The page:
Youth at UW

Model Conduct Code: employee/volunteer ongoing interactions with minors

Code of Conduct

You may download a Word Version of this policy here.

GUIDELINES FOR WORKING WITH MINORS

Included:

  1. Guidelines for Appropriate Behavior with Minors
  2. Preventing Harmful Relationships with Minors
  3. Appropriate & Inappropriate Interactions
  4. How to Report Suspected Abuse or Neglect of a Minor
  5. Confirmation of Understanding

1. GUIDELINES FOR APPROPRIATE BEHAVIOR WITH MINORS

As a University of Washington employee or volunteer, it is our duty to prevent harm towards minors in our care. The following are behavior guidelines for staff while working with minors. The purpose of these guidelines is to provide a safe environment for both staff and minors, and to raise awareness of how to manage risk when minors are present in the program. “Minors” includes any youth under the age of 18 years old. “Staff” includes both employees of the University of Washington and volunteers.  “Parent” is considered both parents and legal guardians.  This policy should be provided to all new staff upon hire, and reviewed with returning staff on an annual basis. These guidelines emphasize the responsibility that staff, volunteers, parents, and minors each have in ensuring a safe and successful program.

BEST PRACTICES FOR SAFELY WORKING WITH MINORS

  1. Avoid being alone with a single minor where you cannot be observed by staff or other adults.
  1. Do not discipline minors by use of physical punishment or by failing to provide the necessities of care.
  1. Physical, verbal, emotional, or sexual abuse of minors is unlawful and is prohibited by state law and University of Washington policy.
  1. Appropriate guidelines around physical contact should always be followed. Please see the following pages for these guidelines.
  1. Do not have off-hours contact with minors. Separate your private life from your work or volunteer activities.
  1. Understand and respect the boundaries set by minors regarding physical touch or sharing personal information.
  1. In sensitive situations and in case of injury, involve another staff member, adult, or parent.
  1. Provide clear communication about the program at all times. Communicate the codes of conduct/rules/behavior to staff and minors at the onset of each program or event. Share with parents how and what you are doing with minors and keep parents involved in an ongoing relationship.
  1. Allow minors to opt out of distribution of contact information (except to designated staff as needed).
  1. Minors are not allowed on program premises without a staff member present.

  1. No Internet social networking with minors for personal reasons or through personal profiles is allowed by staff. Networking through approved program sites/profiles may be used when the contact is related to programming.
  1. Staff should understand the program emergency plan for responding to a crisis situation. In case of emergency, contact minor’s emergency contact person as soon as possible.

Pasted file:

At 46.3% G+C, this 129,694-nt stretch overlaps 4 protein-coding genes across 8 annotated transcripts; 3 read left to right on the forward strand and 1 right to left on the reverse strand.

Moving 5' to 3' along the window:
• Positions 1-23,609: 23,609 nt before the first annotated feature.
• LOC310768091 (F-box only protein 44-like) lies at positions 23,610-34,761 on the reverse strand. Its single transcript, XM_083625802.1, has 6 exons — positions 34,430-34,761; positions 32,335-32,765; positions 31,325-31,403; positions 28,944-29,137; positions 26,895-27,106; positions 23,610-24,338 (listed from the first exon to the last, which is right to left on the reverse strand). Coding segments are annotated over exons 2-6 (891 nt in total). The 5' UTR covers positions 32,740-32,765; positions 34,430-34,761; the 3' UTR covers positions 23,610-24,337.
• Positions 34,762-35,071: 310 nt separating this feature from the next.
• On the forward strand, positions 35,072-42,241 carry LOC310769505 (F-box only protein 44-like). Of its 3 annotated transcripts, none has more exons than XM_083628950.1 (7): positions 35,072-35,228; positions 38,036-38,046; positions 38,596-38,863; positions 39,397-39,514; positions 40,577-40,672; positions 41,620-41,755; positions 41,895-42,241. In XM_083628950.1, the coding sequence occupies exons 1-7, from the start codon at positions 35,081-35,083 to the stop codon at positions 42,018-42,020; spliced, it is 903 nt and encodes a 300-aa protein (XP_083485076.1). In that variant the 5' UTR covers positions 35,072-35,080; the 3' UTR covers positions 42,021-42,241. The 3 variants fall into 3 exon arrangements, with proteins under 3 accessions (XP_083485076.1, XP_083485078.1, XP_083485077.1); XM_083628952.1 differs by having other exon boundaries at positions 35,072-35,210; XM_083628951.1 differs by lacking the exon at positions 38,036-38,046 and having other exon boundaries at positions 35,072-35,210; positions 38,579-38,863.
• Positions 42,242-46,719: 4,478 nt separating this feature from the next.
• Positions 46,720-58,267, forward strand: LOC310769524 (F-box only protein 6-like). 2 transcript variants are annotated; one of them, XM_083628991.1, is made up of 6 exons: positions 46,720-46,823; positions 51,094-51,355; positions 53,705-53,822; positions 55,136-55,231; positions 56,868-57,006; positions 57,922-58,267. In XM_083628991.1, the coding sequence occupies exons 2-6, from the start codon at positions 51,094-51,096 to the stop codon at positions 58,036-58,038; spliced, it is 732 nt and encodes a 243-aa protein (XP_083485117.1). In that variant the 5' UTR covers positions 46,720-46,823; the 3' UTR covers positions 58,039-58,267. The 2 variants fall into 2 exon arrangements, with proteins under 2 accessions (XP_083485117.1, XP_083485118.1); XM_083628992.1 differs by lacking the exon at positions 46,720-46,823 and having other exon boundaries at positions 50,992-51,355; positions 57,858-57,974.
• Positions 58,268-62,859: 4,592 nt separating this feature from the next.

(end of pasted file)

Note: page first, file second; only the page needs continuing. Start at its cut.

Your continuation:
1. Communicate to your program lead all situations that may be questionable or a possible breach of these guidelines. If you believe someone has perpetrated abuse or neglect, immediately and confidentially report such violation to Child Protective Services or the police, and follow University guidelines for internal reporting, as applicable.

2. PREVENTING HARMFUL RELATIONSHIPS WITH MINORS

The following are specific actions staff can follow in order to avoid harmful relationships with minors.

  1. Establish clear boundaries with minors, i.e. stating what are or are not appropriate conversation topics.
  1. Do not have inappropriate physical contact (see chart below).
  1. Treat all minors equitably, i.e. fairly and consistently. Avoid showing favoritism.
  1. Do not discuss your personal life with minors.
  1. Follow appropriate professional attire guidelines and avoid provocative or revealing attire.
  1. Do not swear or tell off-color jokes.
  1. Do not allow minors in your living quarters.
  1. Do not transport minors in a private or UW operated vehicle without explicit program permission, and following proper procedures outlined by UW transportation services.
  1. Do not discuss your own or minor’s sex life or activities.
  1. Do not smoke or drink alcohol in the presence of minors.
  1. Do not share sexually explicit literature, magazines, books, music, or videos except those in the context of a sanctioned, appropriate activity that relates to the educational objective of your program.
  1. Seek support for high risk situations, such as discussions of very personal stories.
  1. When in doubt, seek assistance from a program lead or supervisor.

 

3. APPROPRIATE & INAPPROPRIATE INTERACTIONS

The following chart lists unacceptable and acceptable behaviors and actions with minors. It is intended to give clarity to unacceptable interaction between staff (employee or volunteer) and minors and the consequences for those actions. The lists are illustrative and not all-inclusive; other behaviors may be identified.

Zero Tolerance

These behaviors, when substantiated, represent gross misconduct and may include termination of employment.

Not Allowed

These behaviors could result in corrective action up to and including termination of employment.